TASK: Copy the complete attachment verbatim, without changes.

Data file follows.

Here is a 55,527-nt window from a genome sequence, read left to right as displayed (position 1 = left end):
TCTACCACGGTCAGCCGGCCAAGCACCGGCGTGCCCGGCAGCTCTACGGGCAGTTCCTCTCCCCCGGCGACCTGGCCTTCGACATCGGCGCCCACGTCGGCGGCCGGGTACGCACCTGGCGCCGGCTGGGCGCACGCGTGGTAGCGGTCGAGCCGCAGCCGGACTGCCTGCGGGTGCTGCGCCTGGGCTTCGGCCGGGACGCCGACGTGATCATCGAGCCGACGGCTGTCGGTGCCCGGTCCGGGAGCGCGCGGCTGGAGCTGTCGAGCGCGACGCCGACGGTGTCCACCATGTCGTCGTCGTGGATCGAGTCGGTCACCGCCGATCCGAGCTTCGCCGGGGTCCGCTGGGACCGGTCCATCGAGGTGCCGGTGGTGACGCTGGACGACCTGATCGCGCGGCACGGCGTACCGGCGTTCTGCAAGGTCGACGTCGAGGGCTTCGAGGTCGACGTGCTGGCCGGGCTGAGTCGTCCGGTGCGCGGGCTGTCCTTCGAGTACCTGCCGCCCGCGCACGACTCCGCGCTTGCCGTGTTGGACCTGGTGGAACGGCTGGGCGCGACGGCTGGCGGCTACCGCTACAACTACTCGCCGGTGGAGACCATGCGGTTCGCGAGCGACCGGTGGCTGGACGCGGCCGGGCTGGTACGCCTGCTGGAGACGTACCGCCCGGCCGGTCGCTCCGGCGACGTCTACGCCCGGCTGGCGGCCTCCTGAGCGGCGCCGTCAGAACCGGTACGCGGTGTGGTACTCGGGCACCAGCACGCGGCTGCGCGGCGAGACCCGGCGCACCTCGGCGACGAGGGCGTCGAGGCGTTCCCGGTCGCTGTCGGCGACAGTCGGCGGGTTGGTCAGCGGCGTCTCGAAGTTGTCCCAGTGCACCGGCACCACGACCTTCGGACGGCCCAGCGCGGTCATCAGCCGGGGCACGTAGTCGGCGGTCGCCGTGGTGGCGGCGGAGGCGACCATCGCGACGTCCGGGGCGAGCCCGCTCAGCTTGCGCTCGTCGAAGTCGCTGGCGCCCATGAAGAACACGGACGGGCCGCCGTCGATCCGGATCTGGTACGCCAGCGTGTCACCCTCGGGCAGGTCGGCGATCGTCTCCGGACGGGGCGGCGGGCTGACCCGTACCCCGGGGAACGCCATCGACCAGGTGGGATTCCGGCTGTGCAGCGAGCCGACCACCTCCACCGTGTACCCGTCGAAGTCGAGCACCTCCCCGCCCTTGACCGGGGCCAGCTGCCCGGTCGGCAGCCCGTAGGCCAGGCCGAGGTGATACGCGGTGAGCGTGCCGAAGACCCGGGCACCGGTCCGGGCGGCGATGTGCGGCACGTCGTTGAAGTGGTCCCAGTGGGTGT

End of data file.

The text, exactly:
Here is a 55,527-nt window from a genome sequence, read left to right as displayed (position 1 = left end):
TCTACCACGGTCAGCCGGCCAAGCACCGGCGTGCCCGGCAGCTCTACGGGCAGTTCCTCTCCCCCGGCGACCTGGCCTTCGACATCGGCGCCCACGTCGGCGGCCGGGTACGCACCTGGCGCCGGCTGGGCGCACGCGTGGTAGCGGTCGAGCCGCAGCCGGACTGCCTGCGGGTGCTGCGCCTGGGCTTCGGCCGGGACGCCGACGTGATCATCGAGCCGACGGCTGTCGGTGCCCGGTCCGGGAGCGCGCGGCTGGAGCTGTCGAGCGCGACGCCGACGGTGTCCACCATGTCGTCGTCGTGGATCGAGTCGGTCACCGCCGATCCGAGCTTCGCCGGGGTCCGCTGGGACCGGTCCATCGAGGTGCCGGTGGTGACGCTGGACGACCTGATCGCGCGGCACGGCGTACCGGCGTTCTGCAAGGTCGACGTCGAGGGCTTCGAGGTCGACGTGCTGGCCGGGCTGAGTCGTCCGGTGCGCGGGCTGTCCTTCGAGTACCTGCCGCCCGCGCACGACTCCGCGCTTGCCGTGTTGGACCTGGTGGAACGGCTGGGCGCGACGGCTGGCGGCTACCGCTACAACTACTCGCCGGTGGAGACCATGCGGTTCGCGAGCGACCGGTGGCTGGACGCGGCCGGGCTGGTACGCCTGCTGGAGACGTACCGCCCGGCCGGTCGCTCCGGCGACGTCTACGCCCGGCTGGCGGCCTCCTGAGCGGCGCCGTCAGAACCGGTACGCGGTGTGGTACTCGGGCACCAGCACGCGGCTGCGCGGCGAGACCCGGCGCACCTCGGCGACGAGGGCGTCGAGGCGTTCCCGGTCGCTGTCGGCGACAGTCGGCGGGTTGGTCAGCGGCGTCTCGAAGTTGTCCCAGTGCACCGGCACCACGACCTTCGGACGGCCCAGCGCGGTCATCAGCCGGGGCACGTAGTCGGCGGTCGCCGTGGTGGCGGCGGAGGCGACCATCGCGACGTCCGGGGCGAGCCCGCTCAGCTTGCGCTCGTCGAAGTCGCTGGCGCCCATGAAGAACACGGACGGGCCGCCGTCGATCCGGATCTGGTACGCCAGCGTGTCACCCTCGGGCAGGTCGGCGATCGTCTCCGGACGGGGCGGCGGGCTGACCCGTACCCCGGGGAACGCCATCGACCAGGTGGGATTCCGGCTGTGCAGCGAGCCGACCACCTCCACCGTGTACCCGTCGAAGTCGAGCACCTCCCCGCCCTTGACCGGGGCCAGCTGCCCGGTCGGCAGCCCGTAGGCCAGGCCGAGGTGATACGCGGTGAGCGTGCCGAAGACCCGGGCACCGGTCCGGGCGGCGATGTGCGGCACGTCGTTGAAGTGGTCCCAGTGGGTGT